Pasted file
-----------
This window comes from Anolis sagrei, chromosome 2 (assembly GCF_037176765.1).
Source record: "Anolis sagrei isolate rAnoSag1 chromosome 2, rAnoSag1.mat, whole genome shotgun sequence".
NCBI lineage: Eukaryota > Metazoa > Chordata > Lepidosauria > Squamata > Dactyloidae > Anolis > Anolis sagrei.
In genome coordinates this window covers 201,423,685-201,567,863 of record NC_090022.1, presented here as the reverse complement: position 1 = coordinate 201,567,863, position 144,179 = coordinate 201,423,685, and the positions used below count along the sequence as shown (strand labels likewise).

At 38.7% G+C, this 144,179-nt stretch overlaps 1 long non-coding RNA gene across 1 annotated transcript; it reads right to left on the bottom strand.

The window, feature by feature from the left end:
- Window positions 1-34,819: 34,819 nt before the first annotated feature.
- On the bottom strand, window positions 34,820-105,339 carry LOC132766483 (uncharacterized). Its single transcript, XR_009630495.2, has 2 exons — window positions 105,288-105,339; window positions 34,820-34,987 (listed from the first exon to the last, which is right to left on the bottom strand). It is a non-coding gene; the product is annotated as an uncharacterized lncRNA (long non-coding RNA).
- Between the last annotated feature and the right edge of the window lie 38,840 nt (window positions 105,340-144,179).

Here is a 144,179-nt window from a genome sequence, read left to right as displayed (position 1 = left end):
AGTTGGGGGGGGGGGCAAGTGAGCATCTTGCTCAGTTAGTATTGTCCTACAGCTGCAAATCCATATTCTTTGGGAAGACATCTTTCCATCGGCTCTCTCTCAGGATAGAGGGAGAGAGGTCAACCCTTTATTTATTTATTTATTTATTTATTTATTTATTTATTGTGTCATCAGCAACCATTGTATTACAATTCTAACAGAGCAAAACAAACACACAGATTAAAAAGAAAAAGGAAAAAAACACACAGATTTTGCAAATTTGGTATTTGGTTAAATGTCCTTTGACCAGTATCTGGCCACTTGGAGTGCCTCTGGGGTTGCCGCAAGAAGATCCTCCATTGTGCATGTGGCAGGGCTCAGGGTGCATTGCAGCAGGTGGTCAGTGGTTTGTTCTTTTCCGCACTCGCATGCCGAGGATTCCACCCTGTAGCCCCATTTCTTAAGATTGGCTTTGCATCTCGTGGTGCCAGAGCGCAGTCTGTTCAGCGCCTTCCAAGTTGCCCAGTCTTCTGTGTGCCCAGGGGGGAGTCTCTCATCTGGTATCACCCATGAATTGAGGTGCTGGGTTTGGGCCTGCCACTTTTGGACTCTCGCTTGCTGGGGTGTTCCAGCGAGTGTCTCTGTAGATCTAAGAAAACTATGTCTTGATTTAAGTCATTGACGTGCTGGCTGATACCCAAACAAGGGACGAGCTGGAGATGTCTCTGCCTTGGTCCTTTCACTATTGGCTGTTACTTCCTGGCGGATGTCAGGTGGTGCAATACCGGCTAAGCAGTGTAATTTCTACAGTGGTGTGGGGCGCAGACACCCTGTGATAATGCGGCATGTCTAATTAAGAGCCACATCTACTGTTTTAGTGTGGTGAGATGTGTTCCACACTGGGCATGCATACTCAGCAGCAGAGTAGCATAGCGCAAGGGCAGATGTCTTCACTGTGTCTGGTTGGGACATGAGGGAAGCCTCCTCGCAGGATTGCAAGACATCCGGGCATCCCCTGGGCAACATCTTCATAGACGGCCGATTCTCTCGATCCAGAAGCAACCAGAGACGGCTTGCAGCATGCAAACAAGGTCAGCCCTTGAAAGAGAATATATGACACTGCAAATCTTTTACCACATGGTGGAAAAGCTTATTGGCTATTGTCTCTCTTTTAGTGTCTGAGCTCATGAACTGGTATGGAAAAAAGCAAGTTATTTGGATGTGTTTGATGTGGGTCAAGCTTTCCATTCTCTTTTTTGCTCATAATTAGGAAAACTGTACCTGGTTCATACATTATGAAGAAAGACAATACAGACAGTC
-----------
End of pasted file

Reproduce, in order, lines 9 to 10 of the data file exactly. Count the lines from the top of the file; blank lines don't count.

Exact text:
- Between the last annotated feature and the right edge of the window lie 38,840 nt (window positions 105,340-144,179).

Here is a 144,179-nt window from a genome sequence, read left to right as displayed (position 1 = left end):